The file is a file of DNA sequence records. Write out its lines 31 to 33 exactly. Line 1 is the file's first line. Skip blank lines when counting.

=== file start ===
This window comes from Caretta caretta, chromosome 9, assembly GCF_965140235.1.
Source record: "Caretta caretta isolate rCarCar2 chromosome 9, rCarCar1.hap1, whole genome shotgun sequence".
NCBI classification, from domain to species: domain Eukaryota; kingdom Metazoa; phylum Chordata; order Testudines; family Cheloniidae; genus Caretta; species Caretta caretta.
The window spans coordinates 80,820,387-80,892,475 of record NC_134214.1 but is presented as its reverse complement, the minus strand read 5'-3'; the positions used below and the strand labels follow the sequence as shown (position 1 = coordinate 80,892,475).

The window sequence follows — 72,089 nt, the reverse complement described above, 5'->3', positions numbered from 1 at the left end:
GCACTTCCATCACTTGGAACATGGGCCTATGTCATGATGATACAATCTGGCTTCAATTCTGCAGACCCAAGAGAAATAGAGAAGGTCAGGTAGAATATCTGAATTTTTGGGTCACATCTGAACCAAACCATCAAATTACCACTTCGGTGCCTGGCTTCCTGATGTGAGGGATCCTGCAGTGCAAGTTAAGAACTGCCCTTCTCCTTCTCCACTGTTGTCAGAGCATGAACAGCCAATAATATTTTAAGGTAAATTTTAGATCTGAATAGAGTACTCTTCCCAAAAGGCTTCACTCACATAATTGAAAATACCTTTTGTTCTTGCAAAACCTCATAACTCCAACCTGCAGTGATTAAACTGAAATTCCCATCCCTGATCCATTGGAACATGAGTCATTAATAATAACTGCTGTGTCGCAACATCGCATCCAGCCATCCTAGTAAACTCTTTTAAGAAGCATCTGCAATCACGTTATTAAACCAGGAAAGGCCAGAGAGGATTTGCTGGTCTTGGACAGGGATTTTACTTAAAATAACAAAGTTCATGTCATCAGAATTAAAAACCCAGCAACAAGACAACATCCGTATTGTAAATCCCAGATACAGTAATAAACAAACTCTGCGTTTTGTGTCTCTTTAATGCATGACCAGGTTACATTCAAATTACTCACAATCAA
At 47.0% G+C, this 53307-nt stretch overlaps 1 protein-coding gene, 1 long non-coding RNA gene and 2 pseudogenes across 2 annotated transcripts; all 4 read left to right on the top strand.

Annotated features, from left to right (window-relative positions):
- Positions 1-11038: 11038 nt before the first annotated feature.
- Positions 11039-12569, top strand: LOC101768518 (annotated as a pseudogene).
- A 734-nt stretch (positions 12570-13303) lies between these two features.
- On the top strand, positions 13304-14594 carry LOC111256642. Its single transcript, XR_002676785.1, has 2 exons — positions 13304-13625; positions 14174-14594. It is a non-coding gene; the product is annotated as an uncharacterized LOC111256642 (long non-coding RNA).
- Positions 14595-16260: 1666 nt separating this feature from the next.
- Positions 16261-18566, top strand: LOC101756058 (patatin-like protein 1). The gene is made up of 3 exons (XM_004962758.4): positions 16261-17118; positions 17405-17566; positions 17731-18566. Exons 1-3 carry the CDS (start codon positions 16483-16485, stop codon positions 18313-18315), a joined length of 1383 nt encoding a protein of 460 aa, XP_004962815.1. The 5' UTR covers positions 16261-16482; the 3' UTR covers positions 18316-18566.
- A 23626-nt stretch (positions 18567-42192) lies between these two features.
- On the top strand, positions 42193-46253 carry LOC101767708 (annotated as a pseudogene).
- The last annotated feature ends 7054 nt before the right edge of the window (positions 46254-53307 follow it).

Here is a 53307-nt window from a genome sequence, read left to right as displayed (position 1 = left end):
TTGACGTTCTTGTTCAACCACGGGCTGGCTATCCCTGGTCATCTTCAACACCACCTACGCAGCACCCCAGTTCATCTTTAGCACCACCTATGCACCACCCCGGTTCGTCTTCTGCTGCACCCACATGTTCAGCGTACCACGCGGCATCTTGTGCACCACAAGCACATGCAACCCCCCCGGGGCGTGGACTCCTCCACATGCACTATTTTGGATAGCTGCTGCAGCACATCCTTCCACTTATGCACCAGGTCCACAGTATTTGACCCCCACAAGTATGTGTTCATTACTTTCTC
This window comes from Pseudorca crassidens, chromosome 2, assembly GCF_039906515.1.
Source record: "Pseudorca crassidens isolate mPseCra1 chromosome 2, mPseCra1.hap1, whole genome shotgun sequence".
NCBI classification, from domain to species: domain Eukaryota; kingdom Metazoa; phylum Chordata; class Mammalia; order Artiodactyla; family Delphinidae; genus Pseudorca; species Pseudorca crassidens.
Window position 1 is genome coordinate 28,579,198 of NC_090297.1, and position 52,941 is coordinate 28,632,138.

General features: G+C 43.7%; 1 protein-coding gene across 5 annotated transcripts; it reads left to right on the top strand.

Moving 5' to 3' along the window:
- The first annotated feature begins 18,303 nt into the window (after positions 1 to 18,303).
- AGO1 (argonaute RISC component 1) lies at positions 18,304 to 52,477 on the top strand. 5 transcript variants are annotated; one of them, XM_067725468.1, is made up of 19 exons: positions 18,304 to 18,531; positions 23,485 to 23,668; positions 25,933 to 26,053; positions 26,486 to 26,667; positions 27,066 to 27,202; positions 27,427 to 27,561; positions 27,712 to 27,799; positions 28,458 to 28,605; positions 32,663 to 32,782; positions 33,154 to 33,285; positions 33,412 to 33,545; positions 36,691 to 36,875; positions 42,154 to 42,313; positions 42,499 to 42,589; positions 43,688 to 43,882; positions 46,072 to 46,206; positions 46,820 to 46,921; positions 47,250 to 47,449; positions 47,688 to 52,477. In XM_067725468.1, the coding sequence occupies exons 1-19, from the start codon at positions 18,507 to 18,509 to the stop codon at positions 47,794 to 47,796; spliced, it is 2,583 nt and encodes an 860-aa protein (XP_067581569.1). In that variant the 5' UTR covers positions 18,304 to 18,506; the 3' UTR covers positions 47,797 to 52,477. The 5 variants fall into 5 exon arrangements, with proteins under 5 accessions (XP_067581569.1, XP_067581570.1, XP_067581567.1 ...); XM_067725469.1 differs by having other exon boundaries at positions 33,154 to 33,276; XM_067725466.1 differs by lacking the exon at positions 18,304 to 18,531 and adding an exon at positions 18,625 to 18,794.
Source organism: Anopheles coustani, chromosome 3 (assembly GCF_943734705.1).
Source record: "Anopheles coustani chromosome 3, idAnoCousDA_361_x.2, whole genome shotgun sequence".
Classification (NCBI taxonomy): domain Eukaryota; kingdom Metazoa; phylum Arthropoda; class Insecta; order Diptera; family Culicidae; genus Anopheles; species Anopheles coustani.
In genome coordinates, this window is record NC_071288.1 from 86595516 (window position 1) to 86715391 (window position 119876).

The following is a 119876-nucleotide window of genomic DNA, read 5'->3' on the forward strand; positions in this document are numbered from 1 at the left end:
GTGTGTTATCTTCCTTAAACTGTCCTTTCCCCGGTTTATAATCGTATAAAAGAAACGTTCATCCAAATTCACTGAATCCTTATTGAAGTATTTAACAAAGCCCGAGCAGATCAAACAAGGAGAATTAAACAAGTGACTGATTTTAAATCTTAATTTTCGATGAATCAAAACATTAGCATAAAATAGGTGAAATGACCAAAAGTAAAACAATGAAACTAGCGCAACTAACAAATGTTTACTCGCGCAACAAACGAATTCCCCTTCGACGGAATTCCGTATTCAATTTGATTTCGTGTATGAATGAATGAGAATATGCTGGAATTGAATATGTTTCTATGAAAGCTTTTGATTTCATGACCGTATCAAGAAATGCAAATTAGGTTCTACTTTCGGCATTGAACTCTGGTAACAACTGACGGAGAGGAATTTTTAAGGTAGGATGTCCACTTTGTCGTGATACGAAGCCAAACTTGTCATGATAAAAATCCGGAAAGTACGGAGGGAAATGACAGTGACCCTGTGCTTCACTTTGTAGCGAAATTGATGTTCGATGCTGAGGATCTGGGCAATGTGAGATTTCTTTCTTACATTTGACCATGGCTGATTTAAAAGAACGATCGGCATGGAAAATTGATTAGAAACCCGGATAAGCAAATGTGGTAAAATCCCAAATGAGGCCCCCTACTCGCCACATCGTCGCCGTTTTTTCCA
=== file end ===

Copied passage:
In genome coordinates, this window is record NC_071288.1 from 86595516 (window position 1) to 86715391 (window position 119876).

The following is a 119876-nucleotide window of genomic DNA, read 5'->3' on the forward strand; positions in this document are numbered from 1 at the left end:
GTGTGTTATCTTCCTTAAACTGTCCTTTCCCCGGTTTATAATCGTATAAAAGAAACGTTCATCCAAATTCACTGAATCCTTATTGAAGTATTTAACAAAGCCCGAGCAGATCAAACAAGGAGAATTAAACAAGTGACTGATTTTAAATCTTAATTTTCGATGAATCAAAACATTAGCATAAAATAGGTGAAATGACCAAAAGTAAAACAATGAAACTAGCGCAACTAACAAATGTTTACTCGCGCAACAAACGAATTCCCCTTCGACGGAATTCCGTATTCAATTTGATTTCGTGTATGAATGAATGAGAATATGCTGGAATTGAATATGTTTCTATGAAAGCTTTTGATTTCATGACCGTATCAAGAAATGCAAATTAGGTTCTACTTTCGGCATTGAACTCTGGTAACAACTGACGGAGAGGAATTTTTAAGGTAGGATGTCCACTTTGTCGTGATACGAAGCCAAACTTGTCATGATAAAAATCCGGAAAGTACGGAGGGAAATGACAGTGACCCTGTGCTTCACTTTGTAGCGAAATTGATGTTCGATGCTGAGGATCTGGGCAATGTGAGATTTCTTTCTTACATTTGACCATGGCTGATTTAAAAGAACGATCGGCATGGAAAATTGATTAGAAACCCGGATAAGCAAATGTGGTAAAATCCCAAATGAGGCCCCCTACTCGCCACATCGTCGCCGTTTTTTCCA